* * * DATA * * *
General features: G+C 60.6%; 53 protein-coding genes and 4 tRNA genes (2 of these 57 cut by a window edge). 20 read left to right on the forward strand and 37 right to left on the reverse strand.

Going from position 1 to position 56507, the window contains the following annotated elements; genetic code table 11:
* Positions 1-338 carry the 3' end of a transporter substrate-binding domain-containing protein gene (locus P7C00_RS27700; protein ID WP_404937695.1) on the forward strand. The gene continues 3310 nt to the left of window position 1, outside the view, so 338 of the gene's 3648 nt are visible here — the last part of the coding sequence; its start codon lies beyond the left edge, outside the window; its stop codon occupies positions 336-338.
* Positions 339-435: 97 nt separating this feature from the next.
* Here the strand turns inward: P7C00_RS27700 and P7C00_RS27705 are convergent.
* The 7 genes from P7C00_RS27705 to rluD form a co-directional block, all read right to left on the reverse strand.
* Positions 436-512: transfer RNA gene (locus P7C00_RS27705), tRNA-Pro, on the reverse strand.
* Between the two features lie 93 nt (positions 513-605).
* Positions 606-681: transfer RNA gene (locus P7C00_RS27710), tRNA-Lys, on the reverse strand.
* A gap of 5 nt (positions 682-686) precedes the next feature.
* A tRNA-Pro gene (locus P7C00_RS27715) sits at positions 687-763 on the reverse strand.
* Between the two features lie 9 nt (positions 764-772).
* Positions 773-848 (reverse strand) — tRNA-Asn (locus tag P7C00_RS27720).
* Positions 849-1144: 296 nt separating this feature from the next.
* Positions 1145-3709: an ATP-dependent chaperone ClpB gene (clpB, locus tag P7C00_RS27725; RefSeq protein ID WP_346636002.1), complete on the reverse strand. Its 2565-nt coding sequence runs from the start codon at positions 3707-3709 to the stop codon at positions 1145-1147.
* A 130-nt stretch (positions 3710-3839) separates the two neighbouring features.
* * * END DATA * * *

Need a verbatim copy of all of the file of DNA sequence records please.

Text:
General features: G+C 60.6%; 53 protein-coding genes and 4 tRNA genes (2 of these 57 cut by a window edge). 20 read left to right on the forward strand and 37 right to left on the reverse strand.

Going from position 1 to position 56507, the window contains the following annotated elements; genetic code table 11:
* Positions 1-338 carry the 3' end of a transporter substrate-binding domain-containing protein gene (locus P7C00_RS27700; protein ID WP_404937695.1) on the forward strand. The gene continues 3310 nt to the left of window position 1, outside the view, so 338 of the gene's 3648 nt are visible here — the last part of the coding sequence; its start codon lies beyond the left edge, outside the window; its stop codon occupies positions 336-338.
* Positions 339-435: 97 nt separating this feature from the next.
* Here the strand turns inward: P7C00_RS27700 and P7C00_RS27705 are convergent.
* The 7 genes from P7C00_RS27705 to rluD form a co-directional block, all read right to left on the reverse strand.
* Positions 436-512: transfer RNA gene (locus P7C00_RS27705), tRNA-Pro, on the reverse strand.
* Between the two features lie 93 nt (positions 513-605).
* Positions 606-681: transfer RNA gene (locus P7C00_RS27710), tRNA-Lys, on the reverse strand.
* A gap of 5 nt (positions 682-686) precedes the next feature.
* A tRNA-Pro gene (locus P7C00_RS27715) sits at positions 687-763 on the reverse strand.
* Between the two features lie 9 nt (positions 764-772).
* Positions 773-848 (reverse strand) — tRNA-Asn (locus tag P7C00_RS27720).
* Positions 849-1144: 296 nt separating this feature from the next.
* Positions 1145-3709: an ATP-dependent chaperone ClpB gene (clpB, locus tag P7C00_RS27725; RefSeq protein ID WP_346636002.1), complete on the reverse strand. Its 2565-nt coding sequence runs from the start codon at positions 3707-3709 to the stop codon at positions 1145-1147.
* A 130-nt stretch (positions 3710-3839) separates the two neighbouring features.